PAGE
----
Vic Gladish is concerned his retirement will be the end of LGBTQ advocacy in Chilliwack schools.
For 10 years, the Sardis secondary school counselor has been advocating on behalf of lesbian, gay, bisexual, and transgendered staff and students, as well as for those questioning their sexual orientation. He’s provided schools with countless resources, has lobbied the school district into revising its safe schools policy to protect its LGBTQ community, and has been the go-to person for questions surrounding same-sex students holding hands, or transgendered students in a school, or those wanting to start a gay-straight alliance club at their schools.
“When people have questions, they call me,” he said. I don’t know what’s going to happen when I’m not here anymore. Who’s going to keep this going?”
This Friday is Gladish’s last day before retirement.
The cause hasn’t always been easy.
Pride posters have been torn down; support has been negligible; and for eight years, Sardis’ GSA club, which started in 2001, had to be called the Diversity club, because the school was uncomfortable with “gay” in the name.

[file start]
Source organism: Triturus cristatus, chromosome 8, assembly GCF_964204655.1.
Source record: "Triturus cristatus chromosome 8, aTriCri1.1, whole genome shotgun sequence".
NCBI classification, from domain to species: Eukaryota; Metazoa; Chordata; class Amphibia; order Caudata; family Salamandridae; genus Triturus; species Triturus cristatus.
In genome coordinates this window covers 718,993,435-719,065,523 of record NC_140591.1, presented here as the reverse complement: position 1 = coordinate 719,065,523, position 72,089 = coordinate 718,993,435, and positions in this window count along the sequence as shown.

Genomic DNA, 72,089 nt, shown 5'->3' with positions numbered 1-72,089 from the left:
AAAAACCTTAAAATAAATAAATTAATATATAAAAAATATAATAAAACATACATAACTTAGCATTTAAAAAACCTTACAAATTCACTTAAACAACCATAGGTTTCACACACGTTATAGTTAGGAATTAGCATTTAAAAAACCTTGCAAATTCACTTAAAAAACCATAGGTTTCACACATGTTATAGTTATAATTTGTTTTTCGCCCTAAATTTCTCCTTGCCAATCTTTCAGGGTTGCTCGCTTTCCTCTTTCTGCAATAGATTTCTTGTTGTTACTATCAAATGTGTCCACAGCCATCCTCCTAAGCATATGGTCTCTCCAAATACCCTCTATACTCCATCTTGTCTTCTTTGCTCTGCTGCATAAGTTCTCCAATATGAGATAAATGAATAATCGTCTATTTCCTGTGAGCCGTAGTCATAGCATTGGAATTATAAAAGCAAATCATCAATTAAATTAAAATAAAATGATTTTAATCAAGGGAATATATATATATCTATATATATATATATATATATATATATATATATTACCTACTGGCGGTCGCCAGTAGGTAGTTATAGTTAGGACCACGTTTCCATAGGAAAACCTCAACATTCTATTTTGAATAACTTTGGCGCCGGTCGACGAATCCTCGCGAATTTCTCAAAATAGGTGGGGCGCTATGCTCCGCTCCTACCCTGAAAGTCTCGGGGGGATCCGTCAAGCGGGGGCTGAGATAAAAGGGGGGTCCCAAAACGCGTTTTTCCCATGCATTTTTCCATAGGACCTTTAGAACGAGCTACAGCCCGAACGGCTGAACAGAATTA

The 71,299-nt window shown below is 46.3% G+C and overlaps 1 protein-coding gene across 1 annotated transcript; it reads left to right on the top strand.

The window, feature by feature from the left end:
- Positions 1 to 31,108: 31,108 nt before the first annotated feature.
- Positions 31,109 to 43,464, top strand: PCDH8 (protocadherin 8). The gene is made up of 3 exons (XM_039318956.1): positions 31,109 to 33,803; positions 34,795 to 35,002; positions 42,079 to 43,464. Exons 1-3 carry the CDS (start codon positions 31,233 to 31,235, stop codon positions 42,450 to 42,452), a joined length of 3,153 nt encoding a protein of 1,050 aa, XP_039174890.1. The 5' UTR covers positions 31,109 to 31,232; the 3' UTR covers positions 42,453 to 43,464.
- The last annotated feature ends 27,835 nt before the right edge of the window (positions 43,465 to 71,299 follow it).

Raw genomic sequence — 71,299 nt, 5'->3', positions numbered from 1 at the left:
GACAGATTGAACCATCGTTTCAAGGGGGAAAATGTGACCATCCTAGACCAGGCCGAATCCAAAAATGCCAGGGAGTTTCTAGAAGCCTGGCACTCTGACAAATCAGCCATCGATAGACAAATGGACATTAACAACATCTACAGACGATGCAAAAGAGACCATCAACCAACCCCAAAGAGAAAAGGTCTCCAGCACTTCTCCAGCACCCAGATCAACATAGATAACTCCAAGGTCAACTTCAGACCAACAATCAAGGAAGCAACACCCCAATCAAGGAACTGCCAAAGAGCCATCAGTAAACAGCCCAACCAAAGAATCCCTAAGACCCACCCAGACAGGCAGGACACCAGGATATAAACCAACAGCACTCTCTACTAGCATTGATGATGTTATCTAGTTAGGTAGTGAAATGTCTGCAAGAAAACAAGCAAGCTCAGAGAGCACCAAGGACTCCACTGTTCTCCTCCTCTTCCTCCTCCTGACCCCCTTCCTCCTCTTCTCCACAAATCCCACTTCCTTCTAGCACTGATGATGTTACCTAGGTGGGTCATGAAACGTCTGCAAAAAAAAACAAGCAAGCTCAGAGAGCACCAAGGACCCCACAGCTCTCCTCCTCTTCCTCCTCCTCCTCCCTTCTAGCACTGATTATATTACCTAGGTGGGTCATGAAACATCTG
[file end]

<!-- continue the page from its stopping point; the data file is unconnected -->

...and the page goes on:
While the school district has made “baby steps” towards better supporting LGBTQ staff and students in the last couple years, it’s been a struggle getting that protection in place.
When Gladish and GSA members led the cause for the school district to create a specific policy to protect the LGBTQ school community at a 2009 board meeting, “you could hear a pin drop,” said Gladish. “Not one trustee spoke. Nobody asked questions. Nobody congratulated these students for their bravery.”
When it was suggested the school district form a LGBTQ advisory group that included staff, students and community members, Gladish was told by district staff “the board doesn’t need to be told how to do its job.”
In 2010, the school district’s safe schools policy was revised to include sexual orientation language. But unlike other school district’s, Chilliwack was “not willing to have a specific policy with lesbian, gay, and transgendered in capital letters,” said Gladish.
“By having a separate policy, it raises the level of conversation. It’s harder to just sweep it under the carpet.”
The revised policy did, however, state that schools will provide supports for students who are identified as lesbian, gay, bisexual, transgender, transsexual, or questioning their sexual orientation or gender identity.
“But if nobody speaks up or keeps pushing for it, it’s just going to gather dust like so many of the other policies in the district,” said Gladish.
He hopes the school district will form an advisory group, and make anti-homophobia mandatory professional development for staff just like it does for harassment and suicide prevention.
“There shouldn’t be any shame in standing up for these kids, for these people,” he said.
See related story: Gay students urge district to speed up in changing harassment policy